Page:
The growing trend of retroactive recalls for already distributed food products calls into question commonly held beliefs about food safety. Americans expect that the foods they eat are safe, and, when a company becomes aware of a potential health hazard related to its food products, consumers expect that it will recall the products before people eat them. Consumers also expect that the USDA official mark of inspection on a meat or poultry product means the product is safe to eat because it has been certified by USDA’s Food Safety and Inspection Service (FSIS). In other words, the USDA seal is interpreted as a guarantee that the product is safe to eat because an FSIS inspector, who is continuously present in the facility, has verified the company’s compliance with regulations designed to protect the public health. What undermines this assumption, however, is a growing trend of retroactively recalling product after FSIS has inspected it and after the product has entered into commerce. This trend may confuse industry and consumers alike and creates uncertainty regarding the value for consumers of the USDA inspection seal.

Most meat, poultry, and egg processing facilities regulated by FSIS are familiar with the basic elements of the agency’s recall system. Among other things, FSIS often exercises its authority to request a voluntary recall of product—an offer that is, under most circumstances, difficult, if not impossible, to refuse. Many processors are also aware of the current regulatory requirement to have a recall plan in place (9 C.F.R. § 418.3) as well as the related requirement to self-report any knowledge of potentially adulterated or misbranded products in commerce (9 C.F.R. § 481.2).

Processors likely also have some familiarity with the major categories into which recalls can be placed. The first, and most visible, encompasses situations involving potential human health risk posed by the presence of a pathogenic organism in a product. The second category involves inaccurate labeling or some other type of error associated with the presence of a known human allergen. The third category is much less well understood, but it appears to be growing in its impact. It encompasses an increasingly broad range of situations where FSIS suspects or believes that a retroactive inspection failure necessitates resorting to a public recall.

Retroactive recalls vary considerably, but, based on our own direct experience and other incidents of public record, these situations can generally be demarcated by the following stages:

  1. The agency obtains information or evidence suggesting some type of inspection irregularity. This could involve potential misconduct by the regulated establishment, misunderstandings or disagreements about the scope of inspection jurisdiction, differences of opinion surrounding laboratory results, or a host of other contingencies.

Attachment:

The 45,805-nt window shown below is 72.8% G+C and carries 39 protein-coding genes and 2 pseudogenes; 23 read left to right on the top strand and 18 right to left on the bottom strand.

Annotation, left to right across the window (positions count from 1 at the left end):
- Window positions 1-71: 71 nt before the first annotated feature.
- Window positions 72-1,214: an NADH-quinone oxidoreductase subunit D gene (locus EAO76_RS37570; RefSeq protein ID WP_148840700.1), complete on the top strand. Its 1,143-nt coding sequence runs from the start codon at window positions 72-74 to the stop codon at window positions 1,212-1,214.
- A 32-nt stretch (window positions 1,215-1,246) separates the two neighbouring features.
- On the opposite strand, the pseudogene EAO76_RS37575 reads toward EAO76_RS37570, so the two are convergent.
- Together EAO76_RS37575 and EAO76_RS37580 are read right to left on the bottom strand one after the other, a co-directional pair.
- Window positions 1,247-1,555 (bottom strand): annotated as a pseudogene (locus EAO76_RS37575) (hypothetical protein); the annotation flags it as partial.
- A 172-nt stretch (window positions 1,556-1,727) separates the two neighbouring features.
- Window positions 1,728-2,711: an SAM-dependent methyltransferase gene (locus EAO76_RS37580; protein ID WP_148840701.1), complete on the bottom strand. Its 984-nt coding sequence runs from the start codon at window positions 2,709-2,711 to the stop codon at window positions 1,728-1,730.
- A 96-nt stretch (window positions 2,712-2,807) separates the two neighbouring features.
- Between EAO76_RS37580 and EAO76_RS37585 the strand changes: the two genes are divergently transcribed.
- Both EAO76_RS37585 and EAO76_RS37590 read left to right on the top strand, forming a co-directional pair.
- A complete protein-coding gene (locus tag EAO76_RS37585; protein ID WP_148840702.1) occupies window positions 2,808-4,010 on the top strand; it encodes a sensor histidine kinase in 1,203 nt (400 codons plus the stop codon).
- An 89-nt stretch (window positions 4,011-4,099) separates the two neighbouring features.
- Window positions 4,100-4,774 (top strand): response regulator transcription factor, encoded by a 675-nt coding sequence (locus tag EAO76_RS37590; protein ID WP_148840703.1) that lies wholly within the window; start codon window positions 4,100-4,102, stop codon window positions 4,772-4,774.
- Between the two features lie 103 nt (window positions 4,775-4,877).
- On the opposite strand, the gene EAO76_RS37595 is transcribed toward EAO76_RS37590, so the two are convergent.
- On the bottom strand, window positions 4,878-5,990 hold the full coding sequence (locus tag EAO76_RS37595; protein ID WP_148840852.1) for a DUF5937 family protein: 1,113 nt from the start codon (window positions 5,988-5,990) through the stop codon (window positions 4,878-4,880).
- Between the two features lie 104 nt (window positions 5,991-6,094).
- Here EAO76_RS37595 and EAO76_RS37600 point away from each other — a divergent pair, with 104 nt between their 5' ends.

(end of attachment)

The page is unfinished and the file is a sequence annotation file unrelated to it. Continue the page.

2. Based upon this information, USDA arrives at the working conclusion that the product—which, in most cases, has already been marketed as inspected, passed, and prepared under continuing inspection—should no longer remain in commercial channels.
  3. Under its guidelines, the agency then almost invariably concludes that there is a legitimate basis for a Class I recall, indicative of a significant public health concern.

In a number of situations, the underlying basis for such a recall request may be well founded, and, as noted above, companies resist accommodating such requests at their peril. However, the broad and open-ended nature of this assertion of federal authority, which attaches both to willful misconduct and innocent misunderstandings, should give significant pause. While it is understandable for the agency to request a recall when it uncovers evidence of a significant, tangible risk to consumers, problems arise when FSIS suggests that a company’s conduct—which has been fully acceptable to on-site inspection personnel for some period of time—should result in a recall.

This problem is compounded by the closed nature of the recall process itself. On many occasions, a company is only informed of the problem when the recall request is made, and it may be given little or no time in which to formulate a response or gather relevant data or evidence. In addition, and perhaps more significantly, the Agency’s position is that the recommendations of its Recall Committee are not reviewable or appealable.

FSIS, like all other government agencies charged with protecting the public health, must have procedures in place that allow it to act quickly and decisively when the public health is in jeopardy. The increasing use of retroactive recalls may cause further problems, however, in cases where the agency may reach a conclusion that is not justified by the facts currently available. In such situations—where the risks at issue are theoretical and where facts and information need to be more carefully shared by all interested parties—a different, more flexible, and open-ended procedural model should be considered and implemented for the benefit of both the industry and the consuming public.